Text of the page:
In 2004, plaintiff filed four civil rights actions in this court: Andrews v.Solano State Prison, CIV S-04-578 MCE GGH P (dismissed pursuant to 28 U.S.C. § 1915(g)), Andrews v. Kelce, CIV S-04-1107 JAM GGH P (the instant action), Andrews v. McIntyre, CIV S-04-2125 FCD GGH P (dismissed for failure to state a claim upon which relief may be granted), Andrews v. McIntyre, CIV S-04-2145 FCD DAD P (dismissed pursuant to 28 U.S.C. § 1915(g)).

The record above demonstrates that a large amount of court resources has been spent on plaintiff's actions, in which none he has prevailed. Several of these actions were dismissed as legally frivolous at the outset. Plaintiff's litigation practices in this court have been abusive in that he has filed numerous civil rights actions that have been dismissed as unmeritorious.

In the March 9, 2009, order finding plaintiff to be a vexatious litigant, this court observed that the Western District of Washington recently declared plaintiff to be a vexatious litigant. See Marks v. U.S., No. C07-5679 FDB, 2008 WL 803150 (W.D. Wash. 2008). The Western District cited 24 cases filed by plaintiff demonstrating his improper filings and abusive litigation practices. 2008 WL 803150 at *7-*19. The Western District also noted that the Ninth Circuit Court of Appeals has entered a pre-filing order regarding plaintiff. Id. * 7.

Plaintiff has not filed actions in this court for the past several years because during that time, he has been awaiting deportation in Tacoma, Washington. However, the court is concerned that plaintiff may at some point be returned to California and resume his abusive litigating practices. Based on this concern, the court finds that a pre-filing order is warranted.

Turning to the terms of the pre-filing order, the court recommends that plaintiff be required to file a declaration with any action he files certifying that the action is meritorious and show cause why the Judge who reviews the proposed action should not require him to post bond. In addition, the court recommends that any action filed by plaintiff be opened as a miscellaneous case to be considered by the judge in accordance with DeLong v. Hennessey, 912 F.2d 1144, 1149 (9th Cir. 1990) and Franklin v. Murphy, 745 F.2d 1221, 1232 (9th Cir. 1984).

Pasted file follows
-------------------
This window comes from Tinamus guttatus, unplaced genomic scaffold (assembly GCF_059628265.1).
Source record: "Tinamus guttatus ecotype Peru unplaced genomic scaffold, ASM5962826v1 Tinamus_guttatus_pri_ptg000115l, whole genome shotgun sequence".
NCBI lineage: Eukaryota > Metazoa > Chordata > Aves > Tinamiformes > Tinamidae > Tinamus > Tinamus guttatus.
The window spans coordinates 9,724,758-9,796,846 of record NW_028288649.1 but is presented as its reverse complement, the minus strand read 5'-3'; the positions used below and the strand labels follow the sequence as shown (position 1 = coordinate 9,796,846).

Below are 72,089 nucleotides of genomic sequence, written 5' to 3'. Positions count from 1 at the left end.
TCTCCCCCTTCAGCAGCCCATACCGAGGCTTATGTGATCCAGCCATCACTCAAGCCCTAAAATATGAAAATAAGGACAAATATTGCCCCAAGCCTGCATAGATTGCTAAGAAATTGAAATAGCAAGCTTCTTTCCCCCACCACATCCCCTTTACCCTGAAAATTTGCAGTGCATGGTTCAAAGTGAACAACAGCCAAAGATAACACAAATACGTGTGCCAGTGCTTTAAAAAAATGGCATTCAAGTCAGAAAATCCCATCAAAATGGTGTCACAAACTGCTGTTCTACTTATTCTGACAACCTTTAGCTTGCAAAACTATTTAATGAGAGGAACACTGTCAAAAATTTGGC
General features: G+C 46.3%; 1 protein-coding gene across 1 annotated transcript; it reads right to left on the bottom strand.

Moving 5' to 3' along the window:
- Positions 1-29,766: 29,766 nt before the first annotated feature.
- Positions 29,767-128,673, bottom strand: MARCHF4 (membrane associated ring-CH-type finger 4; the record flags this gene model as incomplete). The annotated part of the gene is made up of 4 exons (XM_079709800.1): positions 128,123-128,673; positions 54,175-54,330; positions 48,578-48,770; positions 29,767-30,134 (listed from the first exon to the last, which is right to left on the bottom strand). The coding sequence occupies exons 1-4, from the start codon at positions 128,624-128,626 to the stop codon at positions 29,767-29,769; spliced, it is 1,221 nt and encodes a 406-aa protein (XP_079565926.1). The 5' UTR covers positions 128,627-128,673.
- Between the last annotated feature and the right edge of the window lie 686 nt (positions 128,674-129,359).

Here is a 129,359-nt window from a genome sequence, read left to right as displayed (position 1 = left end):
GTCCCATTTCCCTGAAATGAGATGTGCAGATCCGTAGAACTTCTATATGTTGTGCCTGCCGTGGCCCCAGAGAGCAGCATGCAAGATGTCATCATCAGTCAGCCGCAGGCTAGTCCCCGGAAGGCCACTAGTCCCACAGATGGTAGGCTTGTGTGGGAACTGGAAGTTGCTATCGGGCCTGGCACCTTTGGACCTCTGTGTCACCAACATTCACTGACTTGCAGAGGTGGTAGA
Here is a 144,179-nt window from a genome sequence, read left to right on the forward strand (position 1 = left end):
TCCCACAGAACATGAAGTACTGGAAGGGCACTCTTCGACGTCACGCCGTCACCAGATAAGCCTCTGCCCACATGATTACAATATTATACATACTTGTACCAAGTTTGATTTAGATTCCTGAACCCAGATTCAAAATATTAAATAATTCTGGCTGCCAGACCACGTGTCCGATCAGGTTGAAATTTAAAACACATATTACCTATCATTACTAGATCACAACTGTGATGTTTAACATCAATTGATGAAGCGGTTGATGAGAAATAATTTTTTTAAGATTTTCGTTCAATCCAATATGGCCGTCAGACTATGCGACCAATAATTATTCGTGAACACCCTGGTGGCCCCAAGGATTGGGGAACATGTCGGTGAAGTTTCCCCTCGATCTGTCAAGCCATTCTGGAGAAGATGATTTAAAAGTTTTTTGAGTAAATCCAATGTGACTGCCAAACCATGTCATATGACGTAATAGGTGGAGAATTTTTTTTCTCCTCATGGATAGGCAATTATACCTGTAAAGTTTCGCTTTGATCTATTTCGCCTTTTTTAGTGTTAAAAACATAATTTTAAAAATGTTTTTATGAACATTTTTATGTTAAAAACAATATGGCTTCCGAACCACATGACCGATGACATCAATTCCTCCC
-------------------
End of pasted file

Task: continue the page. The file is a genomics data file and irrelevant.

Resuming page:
Accordingly, IT IS HEREBY RECOMMENDED that:

1. This action be dismissed for plaintiff's failure to post security;

2. Plaintiff not be permitted to file any further pro se actions in this court unless the pleadings initiating the action are accompanied by a declaration under penalty of perjury that explains why plaintiff believes he has meritorious claims. The declaration shall include a list of all previous actions plaintiff has filed in this or any court, identifying named defendants and all claims made in the previous actions. Plaintiff shall certify that the defendants named in the proposed action has never been sued by plaintiff, or alternatively, that any claims against previously sued defendants are not related to previous action[s]. Should judges or governmental officials be named as defendants, plaintiff shall demonstrate why such defendants are not immune form suit. Finally, plaintiff shall show cause why the Judge who reviews the proposed action should not require him to post a bond;

3. The Clerk not file or lodge any action filed pro se by plaintiff unless it is accompanied by the required declaration; any such incomplete filings shall be returned to plaintiff without further action of the court;

4. If plaintiff files a pro se action accompanied by the required declaration, the Clerk open the matter as a miscellaneous case to be considered by any judge of the Eastern District in accordance with DeLong v. Hennessey, 912 F.2d 1144, 1149 (9th Cir. 1990) and Franklin v. Murphy, 745 F.2d 1221, 1232 (9th Cir. 1984). The judge will issue necessary orders after making a determination whether the case should be filed under the appropriate standards and pertinent law.

These findings and recommendations are submitted to the United States District Judge assigned to the case, pursuant to the provisions of 28 U.S.C. § 636(b)(l). Within twenty days after being served with these findings and recommendations, any party may file written objections with the court and serve a copy on all parties. Such a document should be captioned "Objections to Magistrate Judge's Findings and Recommendations." Any reply to the objections shall be served and filed within ten days after service of the objections. The parties are advised that failure to file objections within the specified time may waive the right to appeal the District Court's order. Martinez v. Ylst, 951 F.2d 1153 (9th Cir. 1991).

20090616